News / Economy

Europe Scrambles to Contain Debt Problems

French finance minister Francois Baroin, right, listens to U.S. treasury secretary Timothy Geithner, left, during talks in Marseille. Finance Ministers from the Group of Seven leading economies gathered in France amid jitters about Europe's debt crisis a
French finance minister Francois Baroin, right, listens to U.S. treasury secretary Timothy Geithner, left, during talks in Marseille. Finance Ministers from the Group of Seven leading economies gathered in France amid jitters about Europe's debt crisis a

French, German and Greek leaders are scheduled to hold a conference call Wednesday on how to contain Europe's deepening financial crisis that also is triggering alarm in other continents.

The call by leaders of Europe's two largest economies - France and Germany - to its weakest, Greece, underscores deepening worries about the region's financial troubles.

It comes ahead of a Friday meeting by finance ministers from the 17 nations sharing the euro currency to address a debt crisis that began with Greece, Portugal and Ireland, and now risks dragging in Italy and Spain.

U.S. Treasury Secretary Timothy Geithner is attending the talks for the first time, amid signs the crisis might also spread overseas.

In remarks to American news station CNBC, Geithner said European leaders are aware they need to do more to earn international confidence.

Fabian Zuleeg, chief economist at the Brussels-based European Policy Center, says the United States is right to be concerned. "The intervention from the U.S. has also shown, at least a risk that the stability of the financial system as a whole - the global financial system - might be under threat again," he said. "That we might have a financial situation where a possible default of Greece might have knock-on effects around the world as well."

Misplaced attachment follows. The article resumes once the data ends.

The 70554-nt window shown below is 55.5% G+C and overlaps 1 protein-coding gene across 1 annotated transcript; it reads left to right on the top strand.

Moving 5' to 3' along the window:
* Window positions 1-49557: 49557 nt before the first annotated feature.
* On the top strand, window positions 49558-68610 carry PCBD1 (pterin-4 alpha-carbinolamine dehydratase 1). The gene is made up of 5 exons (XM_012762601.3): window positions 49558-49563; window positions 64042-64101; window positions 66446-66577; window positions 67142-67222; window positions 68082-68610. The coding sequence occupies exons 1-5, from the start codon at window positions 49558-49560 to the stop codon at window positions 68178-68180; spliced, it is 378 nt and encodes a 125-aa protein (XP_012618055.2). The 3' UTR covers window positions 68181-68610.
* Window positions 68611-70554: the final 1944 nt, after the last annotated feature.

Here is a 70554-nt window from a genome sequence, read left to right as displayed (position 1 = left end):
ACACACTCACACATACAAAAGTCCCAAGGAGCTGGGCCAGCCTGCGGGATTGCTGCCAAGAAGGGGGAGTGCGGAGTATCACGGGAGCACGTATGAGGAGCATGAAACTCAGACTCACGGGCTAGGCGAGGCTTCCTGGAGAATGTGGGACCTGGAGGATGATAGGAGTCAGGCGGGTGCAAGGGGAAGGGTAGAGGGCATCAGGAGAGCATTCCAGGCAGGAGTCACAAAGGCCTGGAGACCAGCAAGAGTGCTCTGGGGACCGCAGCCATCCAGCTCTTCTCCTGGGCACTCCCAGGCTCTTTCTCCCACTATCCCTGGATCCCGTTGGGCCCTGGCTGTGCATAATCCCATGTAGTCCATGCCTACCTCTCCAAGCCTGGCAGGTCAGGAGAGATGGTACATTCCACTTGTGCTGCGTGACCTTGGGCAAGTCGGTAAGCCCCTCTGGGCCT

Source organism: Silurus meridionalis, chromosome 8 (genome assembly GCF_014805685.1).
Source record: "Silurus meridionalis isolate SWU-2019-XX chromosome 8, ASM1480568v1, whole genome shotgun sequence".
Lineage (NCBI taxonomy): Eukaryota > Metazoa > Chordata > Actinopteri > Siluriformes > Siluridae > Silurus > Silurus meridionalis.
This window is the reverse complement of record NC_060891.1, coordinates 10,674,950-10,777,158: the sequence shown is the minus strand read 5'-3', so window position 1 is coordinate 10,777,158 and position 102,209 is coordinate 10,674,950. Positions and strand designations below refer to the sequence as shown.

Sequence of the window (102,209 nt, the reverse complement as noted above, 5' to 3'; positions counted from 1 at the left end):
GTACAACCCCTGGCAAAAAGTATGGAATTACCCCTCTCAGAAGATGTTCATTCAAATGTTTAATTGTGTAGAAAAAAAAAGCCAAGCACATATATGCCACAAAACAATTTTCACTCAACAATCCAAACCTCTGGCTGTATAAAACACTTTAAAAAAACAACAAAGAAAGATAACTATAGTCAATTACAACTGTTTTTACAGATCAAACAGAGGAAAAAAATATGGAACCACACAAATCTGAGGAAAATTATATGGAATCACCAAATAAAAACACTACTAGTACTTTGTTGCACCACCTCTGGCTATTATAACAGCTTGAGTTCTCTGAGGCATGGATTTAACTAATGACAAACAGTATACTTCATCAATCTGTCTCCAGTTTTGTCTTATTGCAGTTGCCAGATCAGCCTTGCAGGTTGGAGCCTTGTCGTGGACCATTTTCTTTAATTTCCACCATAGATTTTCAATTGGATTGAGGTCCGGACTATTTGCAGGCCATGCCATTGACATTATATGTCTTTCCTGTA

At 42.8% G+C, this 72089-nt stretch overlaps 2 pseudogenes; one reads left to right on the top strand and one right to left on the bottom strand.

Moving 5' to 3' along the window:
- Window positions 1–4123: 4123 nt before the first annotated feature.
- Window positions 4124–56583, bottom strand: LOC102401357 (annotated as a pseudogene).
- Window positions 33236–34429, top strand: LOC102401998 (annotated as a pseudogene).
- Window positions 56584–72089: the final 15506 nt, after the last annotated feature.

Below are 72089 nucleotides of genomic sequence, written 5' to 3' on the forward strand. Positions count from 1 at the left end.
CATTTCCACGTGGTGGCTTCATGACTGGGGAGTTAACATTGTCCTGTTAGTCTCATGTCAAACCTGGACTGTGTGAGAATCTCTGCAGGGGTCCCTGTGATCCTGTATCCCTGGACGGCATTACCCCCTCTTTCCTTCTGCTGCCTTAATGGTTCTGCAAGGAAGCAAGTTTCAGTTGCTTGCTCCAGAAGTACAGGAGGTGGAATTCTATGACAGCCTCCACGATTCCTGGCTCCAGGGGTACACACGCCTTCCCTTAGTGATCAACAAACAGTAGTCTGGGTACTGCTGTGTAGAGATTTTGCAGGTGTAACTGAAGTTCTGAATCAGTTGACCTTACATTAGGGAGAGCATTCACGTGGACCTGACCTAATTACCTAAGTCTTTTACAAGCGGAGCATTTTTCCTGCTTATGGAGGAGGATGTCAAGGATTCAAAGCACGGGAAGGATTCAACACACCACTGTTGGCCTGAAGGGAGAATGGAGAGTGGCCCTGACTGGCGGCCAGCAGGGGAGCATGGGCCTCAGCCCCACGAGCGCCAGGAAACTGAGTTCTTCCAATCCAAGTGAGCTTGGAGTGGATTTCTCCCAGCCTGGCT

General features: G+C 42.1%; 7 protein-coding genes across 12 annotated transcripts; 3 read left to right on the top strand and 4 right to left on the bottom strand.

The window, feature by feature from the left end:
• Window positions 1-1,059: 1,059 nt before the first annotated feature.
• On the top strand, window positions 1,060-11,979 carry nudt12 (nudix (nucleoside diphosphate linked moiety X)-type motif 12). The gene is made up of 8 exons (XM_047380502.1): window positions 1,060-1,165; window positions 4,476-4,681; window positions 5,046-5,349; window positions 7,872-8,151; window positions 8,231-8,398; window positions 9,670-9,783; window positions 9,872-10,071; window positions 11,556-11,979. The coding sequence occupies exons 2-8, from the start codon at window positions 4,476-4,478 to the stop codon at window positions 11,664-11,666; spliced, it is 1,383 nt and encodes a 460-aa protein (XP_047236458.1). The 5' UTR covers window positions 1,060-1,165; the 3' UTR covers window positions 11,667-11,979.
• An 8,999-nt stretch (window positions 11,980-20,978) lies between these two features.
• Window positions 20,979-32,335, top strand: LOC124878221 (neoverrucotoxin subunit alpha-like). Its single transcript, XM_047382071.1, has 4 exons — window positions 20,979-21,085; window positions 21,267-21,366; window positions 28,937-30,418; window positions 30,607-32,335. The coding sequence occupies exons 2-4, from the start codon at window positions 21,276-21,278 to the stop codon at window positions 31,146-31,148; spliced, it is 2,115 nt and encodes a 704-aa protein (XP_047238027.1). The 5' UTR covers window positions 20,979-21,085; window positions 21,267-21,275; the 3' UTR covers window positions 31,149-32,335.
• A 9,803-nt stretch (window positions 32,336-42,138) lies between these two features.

On Wednesday, Italy's lower house approved a new austerity plan that would cut the country's deficit by more than $70 billion over three years. But underscoring market fears, Rome was forced this week to sell bonds at record interest rates.

In another signal of market jitters, the Moody's rating agency downgraded two major French banks that are large holders of Greek government bonds.

Greece is under pressure to make good its austerity promises in return for getting more rescue funds. But analysts believe European governments sharing the euro currency also must agree to closer economic unity if the eurozone is to remain viable.

In remarks before the European Parliament Wednesday, European Commission President Jose Manuel Barroso said the commission will propose creating "eurobonds" as a way for eurozone governments to jointly guarantee their debts.

"I am convinced we need a deeper and more results-driven integration. And let me be clear, this has to be within the community system. A system based purely on intergovernmental cooperation has not worked in the past and will not work in the future," Barroso stated.

Chances that the eurozone might fall apart were once dismissed as unlikely.

Now, analysts like Zuleeg say it's a real possibility. "I don't think a very orderly exit of a single country is a very likely scenario. I think it is much more likely that we either have the eurozone holding together or we get a chaotic process where other countries come under pressure as soon as one of the countries, such as Greece, says they can no longer pay their debt," he said.

Experts say economic growth also is needed for Greece and other debt-strapped nations to rebound.

But last week, the Paris-based Organization for Economic Cooperation and Development downgraded its growth estimates for the euro area and the Greek economy has shrunk this year.

You May Like

French Refugee Drama Wins Cannes Top Prize

Dheepan is about a group of Sri Lankan refugees who pretend to be a family in order to flee their war-torn country for a housing project in France More

Photogallery Crisis in Macedonia Requires Meaningful and Swift Measures

The international community has called on Macedonian leadership to take concrete measures in support of democracy in order to exit the crisis More

Activists: IS Executes 217 Civilians, Soldiers Near Palmyra

British-based Syrian Observatory for Human Rights on Sunday said the victims include nurses, women, children and Syrian government fighters More

This forum has been closed.
Comments
     
There are no comments in this forum. Be first and add one

Featured Videos

Your JavaScript is turned off or you have an old version of Adobe's Flash Player. Get the latest Flash player.